We quantified tumor infiltrating lymphocytes (TILs) in whole-slide H&E images (Fig. 2A; Supplementary Fig. S1C) and assessed the spatial colocalization of tumor and immune cells using three metrics: (i) The interacting fraction, that is, the proportion of TILs within 10 μm of a tumor epithelial cell and capable of direct interaction (Fig. 2B); (ii) the average distance of the 3 closest neighbors of cell type x to each TIL (kNN, k = 3) and assessed the proportion within 50 μm (Fig. 2C); and (iii) the Morisita–Horn (MH) index of spatial correlation of two cells types (32), which provides a global metric for mixing independent of composition. To take into account differences in tumor architecture between DCIS and IDC, we omitted regions containing only tumor cells when computing MH indices (Fig. 2D; Supplementary Methods).
IDC had either lower or the same fraction of immune cells compared with DCIS with the exception of case 1, which was a lymph node recurrence (paired one-tailed t test, P = 0.045). No difference was observed for stromal or tumor cells (Supplementary Fig. S4A). Using the interacting fraction and kNN analysis, we did not detect a difference between DCIS and IDC (Fig. 2B and C), suggesting that there is a similar capacity for immune cells to interact with tumor cells in both DCIS and IDC. However, our kNN analysis highlighted that immune cells tended to cooccur with both immune cells and stromal cells in DCIS compared with IDC (Fig. 2C), which is evident in tertiary lymphoid structures found in cases 2 and 8 (Supplementary Fig. S1B). This difference in spatial patterns could be attributed to lower TIL frequencies in IDC, which can be taken into account using the MH index. The MH-index for tumor–lymphocyte mixing was lower in all neoplastic lesions compared with adjacent normal breast tissue, indicating that some degree of compartmentalization and reduced immune–epithelial interaction occurs during tumorigenesis (Fig. 2D). Furthermore, once normalized for TIL content, there was less immune-stromal mixing in DCIS compared with normal tissue and IDC.
The analyses show that in matched pure DCIS and IDC the immune fraction in DCIS is comparable or higher. Furthermore, while compartmentalization occurs and there is less interaction between the three different cell types in neoplastic lesions, TIL-tumor spatial distances are comparable in DCIS and IDC.
Immune hot and cold tumors arise in DCIS
To understand differences in DCIS compared to IDC, we performed GSEA across all DCIS and IDC samples and conducted paired analysis for cases 8 and 9 (Fig. 3A; Supplementary Table S5). Common pathways enriched in DCIS include E-cadherin stabilization and ATM pathways, whereas WNT signaling was enriched in IDC, consistent with our genomic analysis. Sample 8 was enriched for cell-cycle markers in IDC, indicating higher proliferation. Interrogation of immune-related terms showed downregulation of BCR signaling and upregulation of its inhibitor CD22 specifically in case 8. In contrast, case 9 showed an upregulation of terms associated with infection and immunodeficiency in IDC, including FCGR- and FCER1-mediated signaling.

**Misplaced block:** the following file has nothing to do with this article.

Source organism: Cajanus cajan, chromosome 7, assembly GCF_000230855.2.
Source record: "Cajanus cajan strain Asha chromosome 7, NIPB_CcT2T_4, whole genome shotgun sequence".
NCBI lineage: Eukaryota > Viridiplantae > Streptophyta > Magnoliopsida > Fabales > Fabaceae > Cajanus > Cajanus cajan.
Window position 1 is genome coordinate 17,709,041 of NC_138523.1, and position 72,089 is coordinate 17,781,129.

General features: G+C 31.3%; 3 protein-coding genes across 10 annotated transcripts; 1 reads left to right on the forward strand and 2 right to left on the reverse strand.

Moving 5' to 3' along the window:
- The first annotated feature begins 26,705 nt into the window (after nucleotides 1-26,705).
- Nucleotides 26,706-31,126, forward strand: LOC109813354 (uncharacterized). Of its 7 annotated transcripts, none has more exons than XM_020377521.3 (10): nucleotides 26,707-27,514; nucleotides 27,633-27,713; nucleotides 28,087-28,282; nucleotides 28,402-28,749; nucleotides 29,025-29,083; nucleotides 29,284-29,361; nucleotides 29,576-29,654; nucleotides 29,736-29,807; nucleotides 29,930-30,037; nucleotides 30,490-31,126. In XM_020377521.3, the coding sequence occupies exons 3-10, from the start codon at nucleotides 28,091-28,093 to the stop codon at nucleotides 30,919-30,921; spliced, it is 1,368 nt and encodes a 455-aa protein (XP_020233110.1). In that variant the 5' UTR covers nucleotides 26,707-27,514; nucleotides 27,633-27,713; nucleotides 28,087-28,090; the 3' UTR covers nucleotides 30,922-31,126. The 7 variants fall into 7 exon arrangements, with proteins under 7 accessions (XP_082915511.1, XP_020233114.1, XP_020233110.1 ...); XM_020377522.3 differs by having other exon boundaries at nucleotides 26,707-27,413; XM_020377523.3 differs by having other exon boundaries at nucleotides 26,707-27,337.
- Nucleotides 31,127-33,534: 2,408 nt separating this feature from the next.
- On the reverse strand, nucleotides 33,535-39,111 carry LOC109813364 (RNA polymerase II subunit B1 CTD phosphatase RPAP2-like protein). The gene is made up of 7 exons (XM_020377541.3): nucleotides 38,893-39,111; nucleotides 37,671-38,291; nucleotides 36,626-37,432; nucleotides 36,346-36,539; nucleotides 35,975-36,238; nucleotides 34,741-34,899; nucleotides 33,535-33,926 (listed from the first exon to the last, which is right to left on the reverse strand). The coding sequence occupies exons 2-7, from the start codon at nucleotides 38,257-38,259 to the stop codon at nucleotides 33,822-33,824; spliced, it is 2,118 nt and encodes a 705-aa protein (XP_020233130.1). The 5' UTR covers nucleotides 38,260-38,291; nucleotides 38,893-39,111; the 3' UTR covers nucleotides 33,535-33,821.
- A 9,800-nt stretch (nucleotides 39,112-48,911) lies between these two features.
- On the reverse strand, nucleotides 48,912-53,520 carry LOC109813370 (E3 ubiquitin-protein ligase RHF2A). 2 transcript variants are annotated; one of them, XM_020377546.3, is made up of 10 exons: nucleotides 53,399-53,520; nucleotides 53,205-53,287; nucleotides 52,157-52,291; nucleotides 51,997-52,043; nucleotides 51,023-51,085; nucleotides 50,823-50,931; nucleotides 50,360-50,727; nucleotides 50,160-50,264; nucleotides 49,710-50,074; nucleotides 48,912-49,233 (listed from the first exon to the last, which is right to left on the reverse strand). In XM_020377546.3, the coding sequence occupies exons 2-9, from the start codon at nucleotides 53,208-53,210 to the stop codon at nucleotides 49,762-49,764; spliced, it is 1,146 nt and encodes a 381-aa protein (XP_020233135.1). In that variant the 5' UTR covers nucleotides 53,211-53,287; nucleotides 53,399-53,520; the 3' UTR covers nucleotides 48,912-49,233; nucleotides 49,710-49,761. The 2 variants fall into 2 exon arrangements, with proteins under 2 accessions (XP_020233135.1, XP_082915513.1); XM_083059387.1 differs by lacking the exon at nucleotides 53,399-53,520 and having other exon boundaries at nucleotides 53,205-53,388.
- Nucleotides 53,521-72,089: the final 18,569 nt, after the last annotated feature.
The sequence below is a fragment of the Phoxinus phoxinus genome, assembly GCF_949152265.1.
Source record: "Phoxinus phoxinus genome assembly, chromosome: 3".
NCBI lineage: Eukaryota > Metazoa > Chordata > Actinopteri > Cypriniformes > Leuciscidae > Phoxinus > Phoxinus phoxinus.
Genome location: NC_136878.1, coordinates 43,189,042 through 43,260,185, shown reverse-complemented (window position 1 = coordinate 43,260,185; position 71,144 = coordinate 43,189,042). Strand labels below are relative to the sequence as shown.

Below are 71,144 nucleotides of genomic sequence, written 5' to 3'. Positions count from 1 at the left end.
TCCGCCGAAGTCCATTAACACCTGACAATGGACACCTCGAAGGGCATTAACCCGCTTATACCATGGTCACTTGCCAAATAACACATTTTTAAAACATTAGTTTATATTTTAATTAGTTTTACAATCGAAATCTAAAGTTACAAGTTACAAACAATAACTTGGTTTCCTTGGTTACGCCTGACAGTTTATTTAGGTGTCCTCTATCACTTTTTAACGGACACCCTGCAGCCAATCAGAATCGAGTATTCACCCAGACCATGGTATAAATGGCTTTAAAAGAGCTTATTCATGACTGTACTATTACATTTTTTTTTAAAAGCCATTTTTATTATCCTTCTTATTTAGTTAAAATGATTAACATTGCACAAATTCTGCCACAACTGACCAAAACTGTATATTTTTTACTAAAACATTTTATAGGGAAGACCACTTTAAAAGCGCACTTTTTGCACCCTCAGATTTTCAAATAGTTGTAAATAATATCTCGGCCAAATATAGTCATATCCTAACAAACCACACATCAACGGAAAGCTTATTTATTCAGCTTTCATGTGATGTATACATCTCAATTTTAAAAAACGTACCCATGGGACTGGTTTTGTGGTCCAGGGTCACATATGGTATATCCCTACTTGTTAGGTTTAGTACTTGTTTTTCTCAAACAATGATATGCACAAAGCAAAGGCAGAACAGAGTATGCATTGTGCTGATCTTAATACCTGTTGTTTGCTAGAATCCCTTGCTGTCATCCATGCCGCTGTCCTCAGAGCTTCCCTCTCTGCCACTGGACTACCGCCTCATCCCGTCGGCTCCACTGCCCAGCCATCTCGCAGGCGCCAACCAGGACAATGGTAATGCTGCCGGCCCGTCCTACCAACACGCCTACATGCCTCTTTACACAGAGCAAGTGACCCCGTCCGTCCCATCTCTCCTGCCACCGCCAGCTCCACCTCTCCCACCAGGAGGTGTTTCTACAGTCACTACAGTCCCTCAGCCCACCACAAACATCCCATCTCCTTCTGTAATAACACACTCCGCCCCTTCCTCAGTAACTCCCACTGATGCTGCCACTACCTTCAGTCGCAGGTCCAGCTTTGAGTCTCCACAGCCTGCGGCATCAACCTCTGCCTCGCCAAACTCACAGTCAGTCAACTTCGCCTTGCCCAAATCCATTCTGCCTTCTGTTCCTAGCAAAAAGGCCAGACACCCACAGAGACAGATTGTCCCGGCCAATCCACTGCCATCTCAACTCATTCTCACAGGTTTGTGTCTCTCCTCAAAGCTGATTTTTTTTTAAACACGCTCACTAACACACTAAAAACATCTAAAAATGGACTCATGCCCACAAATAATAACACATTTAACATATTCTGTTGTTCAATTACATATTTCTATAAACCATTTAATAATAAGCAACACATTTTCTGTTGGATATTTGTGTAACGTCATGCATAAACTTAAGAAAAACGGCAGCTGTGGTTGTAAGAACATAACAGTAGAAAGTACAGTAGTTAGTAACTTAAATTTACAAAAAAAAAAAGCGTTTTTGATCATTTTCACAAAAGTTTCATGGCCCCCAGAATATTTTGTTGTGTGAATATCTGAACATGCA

To further investigate immune-related differences, we calculated ssGSEA for curated immune-related gene signatures (Fig. 3B; Supplementary Methods). Enrichment scores for immune signatures were variable even in DCIS, as seen in the Abba cohort. 8DCIS was “immune hot” and was enriched for macrophage and lymphocytic infiltration signatures, which persisted in IDC despite reduced TILs by H&E. 8IDC showed a higher enrichment for the cytotoxic IFNγ signature and reduced enrichment for naïve immune response, suggesting an inefficient adaptive immune response in the DCIS. In contrast case 9 had a “colder” immune microenvironment that was maintained in IDC. Immune cell deconvolution based on RNA-sequencing data using a number of methods suggested a reduction of B cells, dendritic cells, and CD4+ T cells in DCIS to IDC (Fig. 3C; Supplementary Fig. S4B).
Similar compositional analysis in the Abba cohort showed an enrichment for dendritic cells normal breast tissue, and B cells in DCIS (Fig. 3D). Immune signature analysis presented significant upregulation of macrophage, naïve, lymphocytic, and cytolytic signatures in both ER+ and ER− DCIS compared with normal. Contrasting ER+ and ER− tumors, we found an enrichment of B cells in ER− DCIS, whereas ER− IDC was enriched for most immune cell types (Fig. 3E). These results suggest that increased immune infiltration in DCIS may exert both antitumor and immunosuppressive responses.
To obtain a more comprehensive view of immune composition, we performed cycIF, contrasting immune “hot” Case 8 with immune “cold” Case 9 (Fig. 4A; Supplementary Fig. S4C and S4D). In Case 8, the total proportion of immune cells relative to luminal epithelial cells decreased in the IDC (Fig. 4C). Amongst the different immune cell types, a large drop in CD20+ B cells and CD4+ T cells was observed, while similar frequencies of CD68+ macrophages were present in DCIS and IDC, consistent with RNA-based inference (Fig. 4A; Supplementary Fig. S4B). In contrast to our RNA-data, we observed a decrease in CD8+ accompanied by an increase in immunosuppressive Foxp3+ Tregs. GZMB+CD8+ T cells was a rare population that increased from 1.8% of CD8+Tcells in 8DCIS to 8.2% in 8IDC. One population observed specifically in case 8 was the exhausted Ki67+PD1+CD4+ T cells, which increased in IDC.